So Satan comes, and he makes his first play. “If you are the Son of God, command these stones to become loaves of bread.” Satan says to Jesus, “You’re God, why should you suffer any lack, any trouble? Satisfy Yourself! Just as Eve saw that the fruit of the tree was tasty, make Yourself something tasty. Give in to the God of Your belly.” This is a temptation we are all familiar with, the temptation that is a lack of discipline, where we just give into our bodily desires, whether they be for food or for coarser things. We often give into this, live by our desires. Jesus will have none of it. “But He answered, “It is written, ‘Man shall not live by bread alone, but by every word that comes from the mouth of God.’”” I know what true Life is Satan, for I am the Word of God that called forth creation and life, and life is not giving into my own desires, but true life is living as God would have you live. I was sent here by the Father and Spirit to face you down – I’ll eat when you’ve been put in your place, not before then. Temptation 1 – overcome.

Satan tries again. “Then the Devil took Him to the holy city and set Him on the pinnacle of the temple and said to Him, ‘If you are the Son of God, throw yourself down, for it is written, He will command His angels concerning you,’ and ‘On their hands they will bear You up, lest You strike Your foot against a stone.’” And here’s temptation 2. Satan says, “I can tell that you are a good little God-fearer. Well, shouldn’t that have some benefits – shouldn’t things be easier – why lookie here – you’ve got a no hurt foot clause – well, let’s see that get put into play. Satan here is throwing a temptation that he commonly hits us with – you’re a Christian – doesn’t that mean your life should be better, should be easier, should be full of power and might – full of awesome signs. Now, we might not expect angels to come and grab us as we jump off a building, but can’t we be tempted to think that as Christians we should get some divine kickbacks, some extra “blessings”, some extra cash, power, wealth because of our faith. Can’t we even be tempted to tell God He owes us? We rationalize it away – if I’m a good little boy, God should give me my cake and let me eat it too. We bite on this temptation all the time. Jesus will have none of it. “Jesus said to him, ‘Again, it is written, ‘You shall not put the Lord your God to the test.’’” Why, oh serpent, should I start telling the Father what to do? In fact, why should I worry about not striking my foot against a stone – I told you back in the Garden what would happen to My foot – it’s going to be bruised not by a stone, but when I crush your skull with my Crucifixion. Jesus doesn’t come to earth to get brownie points and prove how good He is – He doesn’t come for a life of luxury, He doesn’t come to make demands of the Father. Rather, He comes to fulfill the Father’s Will, and that Will is to win you Salvation by dying and rising. No thoughts of serving Himself, or demanding to be served – The Son of Man did not come to be served. Temptation 2 – overcome.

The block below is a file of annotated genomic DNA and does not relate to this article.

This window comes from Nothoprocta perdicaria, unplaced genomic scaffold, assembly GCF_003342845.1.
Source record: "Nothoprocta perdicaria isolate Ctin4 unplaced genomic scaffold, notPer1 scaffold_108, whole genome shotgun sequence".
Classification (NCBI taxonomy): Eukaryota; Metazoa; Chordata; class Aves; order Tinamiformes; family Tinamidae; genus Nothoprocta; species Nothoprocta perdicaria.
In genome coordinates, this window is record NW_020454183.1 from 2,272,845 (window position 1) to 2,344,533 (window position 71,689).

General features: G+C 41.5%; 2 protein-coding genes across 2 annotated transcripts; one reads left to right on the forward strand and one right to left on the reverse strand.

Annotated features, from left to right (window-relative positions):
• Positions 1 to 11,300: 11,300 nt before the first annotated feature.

One more try for Satan. “Again, the Devil took Him to a very high mountain and showed Him all the kingdoms of the world and their glory. And he said to Him, ‘All these I will give you, if you will fall down and worship me.’” Luther refers to Satan as “This world’s prince.” That’s what he was. When we fell, when Adam and Eve jumped ship in the garden, they had signed themselves over to Satan. We are born in sin, born enemies of God and slaves of Satan. And so here Satan tries to cut a deal. I know you want these people Jesus, and I don’t want my head crushed – let’s cut a deal. Do things my way – follow me, and I’ll give you all these people. You’ll have them, You’ll have power and might – just do things my way. Again, a familiar temptation for us – lie, cheat, and steal to get ahead. Abandon what is good and right for the easy and quick path to power – get everything we want, just quicker and easier. We know this temptation, and we often give into it. Jesus will have none of it. “Then Jesus said to him, ‘Be gone, Satan! For it is written, ‘You shall worship the Lord your God, and Him only shall you serve.’’” There will be no truce, no capitulation. Christ will not bow the knee to Satan, instead, His head will be bowed upon the cross, under a crown of thorns, as He gives up His life to rescue us from death and Satan’s kingdom. There is no stopping Christ, Satan. He has come to be our champion, and as He faced you down in the wilderness, so He will utterly crush you with His Cross, and so with His resurrection will He destroy your kingdom of death.

So then, what does our Lord’s victory over Satan in these temptations mean for us? Here I would direct you to your Baptism, because there in the Waters of your Baptism, Christ Jesus joined Himself to you. He is with you now. When Satan tempts you, when your old sinful flesh kicks in, you are not alone. Christ Jesus stands with you – and He gives you strength to fight against temptation. Recognize temptation for what it is, and remember your baptism, and shelter behind Christ in the face of temptation. You can fight now, for indeed, for you fights the valiant One. Christ’s victory over Satan’s temptations mean that now you can struggle, you can fight against your sinful flesh. You won’t always win, for you are still a sinner and will remain so until your death – but this is the other beautiful thing. On the Last Day, when you rise, you will rise being like Christ. He has become your Head, your leader – He is your champion – and you will not bear any longer the sinful flesh which you have gotten from Adam and Eve, but you will be holy and righteous as He is, your body and flesh will be like His. The day is coming, dear friends, when no temptation will ever tempt again – and it is coming because Christ does not rest on His laurels after beating temptation – He will stride through this Lent towards the Cross, so that by His death and resurrection, His victory is given to you, and is made your victory. When our time in the wilderness of this sinful world is done, because of Christ Jesus, we will be raised to life victorious, life everlasting. And Christ will be with us in the midst of all the struggles we face until then. In the Name of Christ the Crucified +